Jul 072014

Owen Courreges

This time of year, when the mercury starts erupting comically out of the top of every thermometer, every New Orleanians eyes turn worriedly to their electricity bill. This is because whenever temperatures spike, so does the monthly amount we owe Entergy New Orleans, our much-maligned local electric utility.

Many people have long believed that Entergy is gouging them.  This is to be expected when bills skyrocket and people begin seeking out scapegoats. 

The reviews of Entergy on Yelp are particularly hilarious.  Here’s a representative sampling:

“Being an Entergy customer is like being in an abusive relationship.”

“Dear Entergy: You suck.”

“The reviewer below me is right. You do suck.”

…And so on.

However, it turns out that critics were right.  It wasn’t just a case of sour grapes; New Orleanians were, in fact, being gouged.

In 2005, the Federal Energy Regulatory Commission (FERC) held that Entergy had illegally charged Eastbank customers more than 11% variance above or below its company-wide median.  Although it was actually the City of New Orleans itself that authorized the higher rates for eastbank ratepayers, FERC held that Entergy couldn’t charge a dramatically higher rate for Entergy New Orleans customers than those of its other units.

A lawsuit filed the previous year by the Public Service Commissions of Louisiana, Texas, Mississippi, and Arkansas, as well as the New Orleans City Council (New Orleans’ utility regulator), had sought to recover any ill-gotten sums on behalf of beleaguered ratepayers.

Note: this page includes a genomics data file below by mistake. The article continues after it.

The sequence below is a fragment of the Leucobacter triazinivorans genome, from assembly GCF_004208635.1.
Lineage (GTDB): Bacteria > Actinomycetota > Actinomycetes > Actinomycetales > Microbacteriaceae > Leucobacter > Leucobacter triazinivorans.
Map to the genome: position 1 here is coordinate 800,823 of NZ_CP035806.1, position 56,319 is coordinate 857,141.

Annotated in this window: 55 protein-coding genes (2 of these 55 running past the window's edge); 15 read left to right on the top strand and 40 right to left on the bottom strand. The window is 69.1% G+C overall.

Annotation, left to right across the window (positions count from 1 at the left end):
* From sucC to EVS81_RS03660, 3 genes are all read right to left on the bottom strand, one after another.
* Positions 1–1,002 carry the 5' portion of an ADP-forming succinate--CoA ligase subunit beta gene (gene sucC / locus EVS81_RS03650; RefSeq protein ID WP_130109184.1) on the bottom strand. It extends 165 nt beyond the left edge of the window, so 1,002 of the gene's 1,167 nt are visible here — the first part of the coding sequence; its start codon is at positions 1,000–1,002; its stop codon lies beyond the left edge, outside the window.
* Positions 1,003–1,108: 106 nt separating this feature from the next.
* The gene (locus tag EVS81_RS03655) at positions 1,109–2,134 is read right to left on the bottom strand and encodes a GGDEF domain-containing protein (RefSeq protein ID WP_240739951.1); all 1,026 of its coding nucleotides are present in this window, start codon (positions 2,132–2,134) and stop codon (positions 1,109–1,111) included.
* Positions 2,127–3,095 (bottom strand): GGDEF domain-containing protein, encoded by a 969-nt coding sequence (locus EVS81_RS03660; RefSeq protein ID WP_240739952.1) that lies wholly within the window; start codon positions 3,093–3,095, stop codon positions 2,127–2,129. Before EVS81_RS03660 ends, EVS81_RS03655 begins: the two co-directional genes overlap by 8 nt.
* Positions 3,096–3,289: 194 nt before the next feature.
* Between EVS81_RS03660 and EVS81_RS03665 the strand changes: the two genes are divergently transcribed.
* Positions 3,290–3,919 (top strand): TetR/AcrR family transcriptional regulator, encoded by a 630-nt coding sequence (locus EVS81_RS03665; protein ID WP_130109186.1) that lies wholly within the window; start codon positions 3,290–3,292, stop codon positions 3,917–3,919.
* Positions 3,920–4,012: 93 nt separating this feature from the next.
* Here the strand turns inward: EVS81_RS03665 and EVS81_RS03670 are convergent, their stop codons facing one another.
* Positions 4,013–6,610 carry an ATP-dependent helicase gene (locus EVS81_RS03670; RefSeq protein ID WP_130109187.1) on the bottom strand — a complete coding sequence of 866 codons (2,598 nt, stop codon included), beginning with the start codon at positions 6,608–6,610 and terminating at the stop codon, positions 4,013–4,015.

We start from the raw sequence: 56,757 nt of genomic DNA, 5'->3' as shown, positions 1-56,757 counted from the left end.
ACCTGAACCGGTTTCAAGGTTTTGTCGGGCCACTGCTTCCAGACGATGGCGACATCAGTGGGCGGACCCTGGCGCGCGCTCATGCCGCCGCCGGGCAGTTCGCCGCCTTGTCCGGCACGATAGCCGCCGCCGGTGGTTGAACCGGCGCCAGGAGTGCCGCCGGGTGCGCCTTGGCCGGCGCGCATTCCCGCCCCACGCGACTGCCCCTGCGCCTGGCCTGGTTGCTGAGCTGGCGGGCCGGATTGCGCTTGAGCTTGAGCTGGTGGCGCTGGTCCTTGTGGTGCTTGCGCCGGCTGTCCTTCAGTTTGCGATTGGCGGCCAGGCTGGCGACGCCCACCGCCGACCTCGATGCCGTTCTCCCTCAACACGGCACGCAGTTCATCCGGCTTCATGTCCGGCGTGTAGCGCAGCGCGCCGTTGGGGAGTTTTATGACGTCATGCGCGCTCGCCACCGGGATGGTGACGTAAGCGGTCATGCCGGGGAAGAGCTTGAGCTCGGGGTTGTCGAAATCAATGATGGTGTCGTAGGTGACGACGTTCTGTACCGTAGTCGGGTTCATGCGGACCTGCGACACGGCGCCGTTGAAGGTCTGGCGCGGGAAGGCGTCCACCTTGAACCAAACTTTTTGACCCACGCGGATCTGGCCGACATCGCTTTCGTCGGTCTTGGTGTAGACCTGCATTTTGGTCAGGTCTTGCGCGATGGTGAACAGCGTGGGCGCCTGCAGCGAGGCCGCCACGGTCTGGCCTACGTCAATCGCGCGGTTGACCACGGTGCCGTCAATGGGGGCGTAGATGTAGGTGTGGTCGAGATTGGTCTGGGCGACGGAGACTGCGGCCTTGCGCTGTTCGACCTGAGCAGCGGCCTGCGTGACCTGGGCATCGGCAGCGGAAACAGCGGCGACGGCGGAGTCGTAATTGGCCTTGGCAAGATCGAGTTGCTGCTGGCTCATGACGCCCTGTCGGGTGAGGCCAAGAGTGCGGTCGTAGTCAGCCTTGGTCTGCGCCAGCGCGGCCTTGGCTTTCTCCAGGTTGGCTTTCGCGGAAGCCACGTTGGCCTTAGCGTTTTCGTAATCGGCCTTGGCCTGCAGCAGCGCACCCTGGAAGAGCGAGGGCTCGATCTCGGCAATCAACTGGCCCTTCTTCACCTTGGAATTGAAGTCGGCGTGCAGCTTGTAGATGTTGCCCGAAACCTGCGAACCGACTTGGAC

For New Orleans, the lawsuit netted $14.6 million dollars in 2013 alone, a tidy sum that Entergy collected in a reserved, interest-bearing account. Per the court’s order, Entergy then transferred the award to the relevant regulatory authority, the New Orleans City Council, so that it could be distributed back to ratepayers.

Except that didn’t happen.  Instead, the city simply stole it.

The veneer of legality for this theft was an ordinance authorizing the use of the award, acknowledged to be “ratepayer funds,” to fund the city’s streetlighting LED conversion program.  It may be a noble cause, but the city wasn’t bilked – ratepayers were.  It’s difficult to understand exactly how, legally, the city can keep the funds.

Councilwoman Cynthia Hedge-Morrell defended the move at a meeting in April by explaining that New Orleanians taxpayers pay for streetlighting anyway, so, you know, same difference.